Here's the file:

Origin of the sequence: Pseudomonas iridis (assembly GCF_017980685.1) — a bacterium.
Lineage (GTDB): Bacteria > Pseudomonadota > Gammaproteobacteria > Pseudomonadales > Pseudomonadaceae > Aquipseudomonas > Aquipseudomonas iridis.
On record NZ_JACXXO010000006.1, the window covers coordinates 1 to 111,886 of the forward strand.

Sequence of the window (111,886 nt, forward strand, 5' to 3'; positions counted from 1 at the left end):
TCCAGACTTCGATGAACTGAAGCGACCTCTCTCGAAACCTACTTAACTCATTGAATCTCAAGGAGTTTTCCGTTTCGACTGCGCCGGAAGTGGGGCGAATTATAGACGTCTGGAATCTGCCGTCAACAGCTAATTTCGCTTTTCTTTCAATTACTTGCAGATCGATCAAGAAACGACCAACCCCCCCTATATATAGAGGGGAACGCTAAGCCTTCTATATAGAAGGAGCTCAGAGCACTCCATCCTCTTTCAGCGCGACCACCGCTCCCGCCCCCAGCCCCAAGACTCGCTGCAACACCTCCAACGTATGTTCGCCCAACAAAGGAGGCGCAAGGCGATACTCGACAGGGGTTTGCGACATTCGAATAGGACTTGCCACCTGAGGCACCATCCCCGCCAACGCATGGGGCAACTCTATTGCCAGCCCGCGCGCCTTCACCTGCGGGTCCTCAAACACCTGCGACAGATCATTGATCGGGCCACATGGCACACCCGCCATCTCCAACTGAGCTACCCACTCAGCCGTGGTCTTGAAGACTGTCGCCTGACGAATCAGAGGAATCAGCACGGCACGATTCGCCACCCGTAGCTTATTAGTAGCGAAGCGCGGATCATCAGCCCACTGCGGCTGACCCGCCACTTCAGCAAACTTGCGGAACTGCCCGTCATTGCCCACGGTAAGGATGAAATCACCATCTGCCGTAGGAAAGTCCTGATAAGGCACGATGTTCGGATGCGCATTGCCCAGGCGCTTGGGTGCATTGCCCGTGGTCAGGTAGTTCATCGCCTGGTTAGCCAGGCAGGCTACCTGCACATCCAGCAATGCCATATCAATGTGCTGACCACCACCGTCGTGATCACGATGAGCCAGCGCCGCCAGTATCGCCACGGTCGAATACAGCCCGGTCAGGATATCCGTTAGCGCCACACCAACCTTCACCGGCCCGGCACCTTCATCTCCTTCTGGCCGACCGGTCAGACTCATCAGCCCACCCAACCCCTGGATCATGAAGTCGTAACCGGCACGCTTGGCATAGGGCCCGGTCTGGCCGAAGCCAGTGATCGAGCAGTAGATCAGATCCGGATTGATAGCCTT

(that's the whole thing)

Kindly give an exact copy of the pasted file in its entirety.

Origin of the sequence: Pseudomonas iridis (assembly GCF_017980685.1) — a bacterium.
Lineage (GTDB): Bacteria > Pseudomonadota > Gammaproteobacteria > Pseudomonadales > Pseudomonadaceae > Aquipseudomonas > Aquipseudomonas iridis.
On record NZ_JACXXO010000006.1, the window covers coordinates 1 to 111,886 of the forward strand.

Sequence of the window (111,886 nt, forward strand, 5' to 3'; positions counted from 1 at the left end):
TCCAGACTTCGATGAACTGAAGCGACCTCTCTCGAAACCTACTTAACTCATTGAATCTCAAGGAGTTTTCCGTTTCGACTGCGCCGGAAGTGGGGCGAATTATAGACGTCTGGAATCTGCCGTCAACAGCTAATTTCGCTTTTCTTTCAATTACTTGCAGATCGATCAAGAAACGACCAACCCCCCCTATATATAGAGGGGAACGCTAAGCCTTCTATATAGAAGGAGCTCAGAGCACTCCATCCTCTTTCAGCGCGACCACCGCTCCCGCCCCCAGCCCCAAGACTCGCTGCAACACCTCCAACGTATGTTCGCCCAACAAAGGAGGCGCAAGGCGATACTCGACAGGGGTTTGCGACATTCGAATAGGACTTGCCACCTGAGGCACCATCCCCGCCAACGCATGGGGCAACTCTATTGCCAGCCCGCGCGCCTTCACCTGCGGGTCCTCAAACACCTGCGACAGATCATTGATCGGGCCACATGGCACACCCGCCATCTCCAACTGAGCTACCCACTCAGCCGTGGTCTTGAAGACTGTCGCCTGACGAATCAGAGGAATCAGCACGGCACGATTCGCCACCCGTAGCTTATTAGTAGCGAAGCGCGGATCATCAGCCCACTGCGGCTGACCCGCCACTTCAGCAAACTTGCGGAACTGCCCGTCATTGCCCACGGTAAGGATGAAATCACCATCTGCCGTAGGAAAGTCCTGATAAGGCACGATGTTCGGATGCGCATTGCCCAGGCGCTTGGGTGCATTGCCCGTGGTCAGGTAGTTCATCGCCTGGTTAGCCAGGCAGGCTACCTGCACATCCAGCAATGCCATATCAATGTGCTGACCACCACCGTCGTGATCACGATGAGCCAGCGCCGCCAGTATCGCCACGGTCGAATACAGCCCGGTCAGGATATCCGTTAGCGCCACACCAACCTTCACCGGCCCGGCACCTTCATCTCCTTCTGGCCGACCGGTCAGACTCATCAGCCCACCCAACCCCTGGATCATGAAGTCGTAACCGGCACGCTTGGCATAGGGCCCGGTCTGGCCGAAGCCAGTGATCGAGCAGTAGATCAGATCCGGATTGATAGCCTT